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R is complete?

  1. Aug 3, 2008 #1
    1. The problem statement, all variables and given/known data

    I'm reading a book on analysis independently. There is a Theorem that R is complete, i.e. any Cauchy sequence of real numbers converges to a real number.

    He lets a1, a2, a3, ... be a Cauchy sequence, then considers the the set:

    S = { x an element of R : x ≤ an for an infinite number of positive integers n }

    and the proof shows that lim an = supS.

    I'm baffled at what the set S is supposed to be. The proof won't work if it is the intersection of sets { x : x ≤ an } for all n, nor union of such sets. It can't be the limit of an because this is a proof of it's existence.
  2. jcsd
  3. Aug 3, 2008 #2
    The set S seems explicitly described.

    x is in S if and only if x is less than or equal to infinitely many of the a_i.
  4. Aug 4, 2008 #3
    If R is not complete, then there exists a convergent sequence that converges to number that is not real.

    So to show R is complete, you must show ALL convergent sequences converge to a real number. We already know all convergent sequences are Cauchy, so if you show all Cauchy sequences in R converge to a number in R, then you have shown all convergent sequences converge to a number in R which by def means R is complete.

    If you already knew the above sorry =b

    By axiom (I believe, I am rusty), R has the least upperbound (lub) property. That means if I have a sequence with an upper bound, it will have a least upper bound, and what's important for this proof is that by "have a least upper bound" we mean that not only does the lub exist, but it is a real number.

    What's the goal? To show a_n is is a real number.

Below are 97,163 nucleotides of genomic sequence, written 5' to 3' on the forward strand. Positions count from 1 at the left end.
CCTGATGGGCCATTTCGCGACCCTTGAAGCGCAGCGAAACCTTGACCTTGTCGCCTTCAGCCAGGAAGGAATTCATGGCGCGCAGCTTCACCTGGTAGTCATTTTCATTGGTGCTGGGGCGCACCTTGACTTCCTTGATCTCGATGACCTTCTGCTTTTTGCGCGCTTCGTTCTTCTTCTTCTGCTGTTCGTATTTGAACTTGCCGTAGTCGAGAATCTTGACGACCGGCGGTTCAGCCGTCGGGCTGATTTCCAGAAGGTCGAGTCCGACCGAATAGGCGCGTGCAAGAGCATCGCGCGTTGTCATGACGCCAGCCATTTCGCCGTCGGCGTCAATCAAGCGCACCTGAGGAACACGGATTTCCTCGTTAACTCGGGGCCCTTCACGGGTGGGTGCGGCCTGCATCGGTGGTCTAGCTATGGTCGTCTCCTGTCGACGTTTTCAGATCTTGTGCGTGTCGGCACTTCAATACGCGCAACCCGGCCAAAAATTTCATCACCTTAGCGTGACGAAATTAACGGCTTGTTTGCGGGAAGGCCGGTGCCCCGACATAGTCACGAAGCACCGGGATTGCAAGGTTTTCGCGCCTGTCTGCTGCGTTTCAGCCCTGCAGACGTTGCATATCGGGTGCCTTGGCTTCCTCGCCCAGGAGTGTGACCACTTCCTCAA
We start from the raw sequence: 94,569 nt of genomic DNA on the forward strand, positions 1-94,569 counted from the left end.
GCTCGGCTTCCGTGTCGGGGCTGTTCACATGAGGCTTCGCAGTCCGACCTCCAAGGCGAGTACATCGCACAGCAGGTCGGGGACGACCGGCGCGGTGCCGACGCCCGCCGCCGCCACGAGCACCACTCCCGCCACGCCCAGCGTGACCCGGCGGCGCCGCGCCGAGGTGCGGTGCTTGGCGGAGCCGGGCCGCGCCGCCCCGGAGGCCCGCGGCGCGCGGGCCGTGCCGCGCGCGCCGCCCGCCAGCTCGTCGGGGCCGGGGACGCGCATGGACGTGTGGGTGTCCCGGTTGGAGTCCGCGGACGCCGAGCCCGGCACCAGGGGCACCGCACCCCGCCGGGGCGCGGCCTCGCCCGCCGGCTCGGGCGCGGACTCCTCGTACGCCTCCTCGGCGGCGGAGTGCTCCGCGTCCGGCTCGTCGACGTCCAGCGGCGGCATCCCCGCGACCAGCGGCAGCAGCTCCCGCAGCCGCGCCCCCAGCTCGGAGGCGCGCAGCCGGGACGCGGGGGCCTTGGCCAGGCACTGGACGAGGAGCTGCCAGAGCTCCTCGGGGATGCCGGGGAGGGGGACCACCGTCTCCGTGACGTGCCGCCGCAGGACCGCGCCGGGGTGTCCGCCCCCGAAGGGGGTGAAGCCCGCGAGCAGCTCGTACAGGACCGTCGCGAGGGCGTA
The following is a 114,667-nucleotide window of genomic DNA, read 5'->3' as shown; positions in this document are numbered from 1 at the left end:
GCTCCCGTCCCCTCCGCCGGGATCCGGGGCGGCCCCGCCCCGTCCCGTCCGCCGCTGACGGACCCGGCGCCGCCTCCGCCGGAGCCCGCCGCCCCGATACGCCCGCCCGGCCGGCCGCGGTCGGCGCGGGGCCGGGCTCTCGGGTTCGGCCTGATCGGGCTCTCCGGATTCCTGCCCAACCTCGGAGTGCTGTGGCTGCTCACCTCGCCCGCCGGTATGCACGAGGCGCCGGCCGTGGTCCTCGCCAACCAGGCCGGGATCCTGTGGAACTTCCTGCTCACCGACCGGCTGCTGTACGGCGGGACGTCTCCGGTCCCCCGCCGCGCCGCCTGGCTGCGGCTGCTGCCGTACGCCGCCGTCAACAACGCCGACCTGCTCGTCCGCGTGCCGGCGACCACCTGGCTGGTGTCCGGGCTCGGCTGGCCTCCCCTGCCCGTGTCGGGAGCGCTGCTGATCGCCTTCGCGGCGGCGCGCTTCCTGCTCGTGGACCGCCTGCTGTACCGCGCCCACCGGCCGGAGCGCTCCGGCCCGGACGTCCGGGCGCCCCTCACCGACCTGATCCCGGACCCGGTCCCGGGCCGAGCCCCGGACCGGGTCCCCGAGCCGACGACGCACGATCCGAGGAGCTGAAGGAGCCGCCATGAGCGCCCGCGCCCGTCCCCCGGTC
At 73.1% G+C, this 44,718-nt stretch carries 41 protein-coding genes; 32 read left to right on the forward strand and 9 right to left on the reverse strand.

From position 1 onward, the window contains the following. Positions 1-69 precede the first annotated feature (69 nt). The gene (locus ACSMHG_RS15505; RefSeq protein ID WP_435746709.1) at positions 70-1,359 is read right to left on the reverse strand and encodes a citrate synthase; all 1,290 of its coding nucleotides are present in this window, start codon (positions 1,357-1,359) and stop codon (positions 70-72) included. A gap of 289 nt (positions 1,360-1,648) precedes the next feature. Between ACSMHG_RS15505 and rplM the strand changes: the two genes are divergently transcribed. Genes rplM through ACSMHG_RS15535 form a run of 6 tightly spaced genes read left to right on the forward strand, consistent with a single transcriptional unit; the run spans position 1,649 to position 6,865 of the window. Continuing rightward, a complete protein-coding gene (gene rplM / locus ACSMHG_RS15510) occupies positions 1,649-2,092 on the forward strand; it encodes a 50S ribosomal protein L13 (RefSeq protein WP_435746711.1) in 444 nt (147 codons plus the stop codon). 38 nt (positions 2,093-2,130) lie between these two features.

Well, your proof comes up with a bounded (by above) set, which gives it a lub that is real. Then it turns out that a_n is the lub, so a_n is real. Which is the goal.

    If you also already knew the above then bourbaki probably explained it.. I can only help with an example:

    a_n := 1/n ie 1, 1/2 , 1/3, 1/4 (just a random convergent sequence).. then

    S = R^- U { 0 } (all the negative real numbers and 0).

    You can see easily that the lub is 0 and that a_n converges to 0.

    what if we let it go to 0 from the left?
    a_n = 0 - 1/n ie -1, -1/2, -1/3 etc

    S = (-infty,0) // why not 0?

    Anyways,.. again the lub is 0 and this is another example of an S.

    So the quick answer is S is a trick used to solve the problem, and someone (I hope!) spent a long time figuring it out.. I only hope because it would have taken me personally a long time, if ever, to prove it like this.
  5. Aug 4, 2008 #4


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    How, exactly are you defining "convergent" in this case? I would have said, rather, that there exist Cauchy sequences that do not converge.

    again, since you are working in the real number system, there are no numbers except real numbers. How are you defining "converge" here?

  6. Aug 4, 2008 #5
    I like your wording better.

    If R is not complete, then there exists a Cauchy sequence that does not converge.

    Thanks :)
  7. Aug 4, 2008 #6
    Thanks, perfect. Sometimes just hearing something said with different wording helps people get unstuck.
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